The Sanhedrin did not stand united with Christ for fear of losing worldly powers and possessions. These Old and New Testament readings speak to me about the need for “oneness” with Christ. In our daily life it is easy to “divide” ourselves from one another, and ultimately from Christ. In An Invitation to Dance Like No One is Watching, Kelly Flanagan writes about egos as devices to create personal walls. He admits, “One of my favorite ego-cannons is to pretend everyone on the outside of my wall is wrong. It makes me feel right and righteous, but really just keeps me safe inside of my ideas.” He identifies various cannons we use to protect--that is, divide--ourselves from others. These cannons are gossip, criticism, attachment to possessions, and power. At some point, we need to realize these cannons reinforce our isolation and are transient and meaningless.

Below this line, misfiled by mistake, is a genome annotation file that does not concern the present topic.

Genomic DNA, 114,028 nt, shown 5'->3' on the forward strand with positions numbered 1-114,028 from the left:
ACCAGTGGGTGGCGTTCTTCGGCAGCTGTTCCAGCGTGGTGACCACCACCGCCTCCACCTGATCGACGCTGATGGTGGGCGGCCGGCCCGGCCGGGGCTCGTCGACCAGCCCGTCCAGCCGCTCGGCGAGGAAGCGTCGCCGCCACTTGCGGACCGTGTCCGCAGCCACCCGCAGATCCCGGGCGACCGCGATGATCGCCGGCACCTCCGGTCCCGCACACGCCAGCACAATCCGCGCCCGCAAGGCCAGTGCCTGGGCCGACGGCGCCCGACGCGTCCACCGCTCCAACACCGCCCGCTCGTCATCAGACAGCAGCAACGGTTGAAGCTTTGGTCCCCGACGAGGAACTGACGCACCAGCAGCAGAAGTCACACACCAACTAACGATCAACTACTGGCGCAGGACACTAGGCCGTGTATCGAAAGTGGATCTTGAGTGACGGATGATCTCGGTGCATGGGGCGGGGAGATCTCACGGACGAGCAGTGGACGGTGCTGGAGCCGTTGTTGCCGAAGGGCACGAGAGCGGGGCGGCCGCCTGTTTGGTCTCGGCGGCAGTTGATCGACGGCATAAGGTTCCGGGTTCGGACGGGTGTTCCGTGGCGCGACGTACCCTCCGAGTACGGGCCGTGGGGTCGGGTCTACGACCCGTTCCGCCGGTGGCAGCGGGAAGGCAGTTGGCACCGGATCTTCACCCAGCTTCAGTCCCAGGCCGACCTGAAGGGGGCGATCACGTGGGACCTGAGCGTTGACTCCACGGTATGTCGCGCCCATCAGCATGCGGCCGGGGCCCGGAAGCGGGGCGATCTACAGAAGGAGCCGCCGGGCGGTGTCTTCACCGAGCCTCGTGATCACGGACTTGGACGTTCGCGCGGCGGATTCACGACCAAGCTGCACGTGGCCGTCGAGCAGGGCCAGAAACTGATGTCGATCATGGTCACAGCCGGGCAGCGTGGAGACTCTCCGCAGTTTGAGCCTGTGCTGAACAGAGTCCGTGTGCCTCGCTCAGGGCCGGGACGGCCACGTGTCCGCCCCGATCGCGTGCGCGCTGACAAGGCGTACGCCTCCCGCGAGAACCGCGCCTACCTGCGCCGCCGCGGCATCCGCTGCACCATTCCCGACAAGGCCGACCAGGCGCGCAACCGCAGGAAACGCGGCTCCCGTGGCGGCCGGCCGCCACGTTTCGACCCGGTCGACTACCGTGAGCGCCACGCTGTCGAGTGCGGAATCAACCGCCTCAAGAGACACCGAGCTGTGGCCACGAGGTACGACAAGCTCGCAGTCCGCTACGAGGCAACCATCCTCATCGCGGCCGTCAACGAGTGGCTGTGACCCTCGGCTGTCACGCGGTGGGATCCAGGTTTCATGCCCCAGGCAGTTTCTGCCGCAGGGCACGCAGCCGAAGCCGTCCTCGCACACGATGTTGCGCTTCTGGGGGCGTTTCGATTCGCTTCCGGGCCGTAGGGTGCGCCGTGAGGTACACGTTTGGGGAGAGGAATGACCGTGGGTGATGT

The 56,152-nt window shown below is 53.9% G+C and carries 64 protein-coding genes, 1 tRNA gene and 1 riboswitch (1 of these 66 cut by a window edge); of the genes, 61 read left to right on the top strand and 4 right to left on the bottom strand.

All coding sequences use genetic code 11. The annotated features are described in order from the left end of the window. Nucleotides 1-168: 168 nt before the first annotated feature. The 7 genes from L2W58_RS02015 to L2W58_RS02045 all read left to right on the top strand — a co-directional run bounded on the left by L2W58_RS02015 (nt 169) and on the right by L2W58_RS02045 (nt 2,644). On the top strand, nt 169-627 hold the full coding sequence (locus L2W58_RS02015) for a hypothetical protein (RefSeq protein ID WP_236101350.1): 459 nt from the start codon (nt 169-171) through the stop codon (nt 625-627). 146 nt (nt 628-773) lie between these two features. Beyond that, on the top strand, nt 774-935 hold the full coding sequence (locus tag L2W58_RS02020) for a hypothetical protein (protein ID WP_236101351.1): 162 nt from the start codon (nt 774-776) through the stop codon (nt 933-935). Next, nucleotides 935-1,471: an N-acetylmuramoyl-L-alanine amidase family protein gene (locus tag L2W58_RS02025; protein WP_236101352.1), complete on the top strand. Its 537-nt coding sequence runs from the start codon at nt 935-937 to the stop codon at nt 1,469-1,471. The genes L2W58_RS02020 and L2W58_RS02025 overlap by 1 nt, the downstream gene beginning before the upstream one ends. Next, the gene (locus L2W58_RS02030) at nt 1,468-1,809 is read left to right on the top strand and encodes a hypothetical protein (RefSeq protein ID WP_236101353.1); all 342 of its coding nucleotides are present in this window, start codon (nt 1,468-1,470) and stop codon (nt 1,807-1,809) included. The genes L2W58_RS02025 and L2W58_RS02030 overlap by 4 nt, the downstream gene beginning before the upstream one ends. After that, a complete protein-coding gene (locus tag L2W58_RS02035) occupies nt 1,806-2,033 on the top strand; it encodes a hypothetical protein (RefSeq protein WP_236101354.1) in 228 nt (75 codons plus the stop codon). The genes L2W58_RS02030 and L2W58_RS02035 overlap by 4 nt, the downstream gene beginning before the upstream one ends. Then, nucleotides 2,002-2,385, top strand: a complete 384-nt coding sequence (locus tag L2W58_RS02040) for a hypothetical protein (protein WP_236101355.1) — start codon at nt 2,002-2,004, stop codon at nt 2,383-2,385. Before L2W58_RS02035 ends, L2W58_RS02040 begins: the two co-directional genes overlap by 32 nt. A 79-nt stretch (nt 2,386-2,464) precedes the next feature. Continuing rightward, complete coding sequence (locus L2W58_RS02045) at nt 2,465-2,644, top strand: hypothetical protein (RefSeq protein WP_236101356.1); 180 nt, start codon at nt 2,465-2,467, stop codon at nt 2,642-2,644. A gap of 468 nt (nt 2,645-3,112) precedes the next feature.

These Scripture readings and Flanagan’s insights shout out the need to seek and strengthen my relationship with Christ. The statement from Ezekiel calls for the unity the Sanhedrin did not want-- unity with Christ. I ask myself, “Do I behave like the Sanhedrin? Am I truly united with Christ?” If I am one with Christ, then I am one with my brothers and sisters, regardless of their race, religion, sexual orientation, or ideology. The world is full of pain caused by division. I know that Lent is a season to strengthen our relationships, through our Oneness with Christ. I pray that we can rid ourselves of the impulses that lead to division and instead, ease the pain of others and in doing so, find greater joy in ourselves
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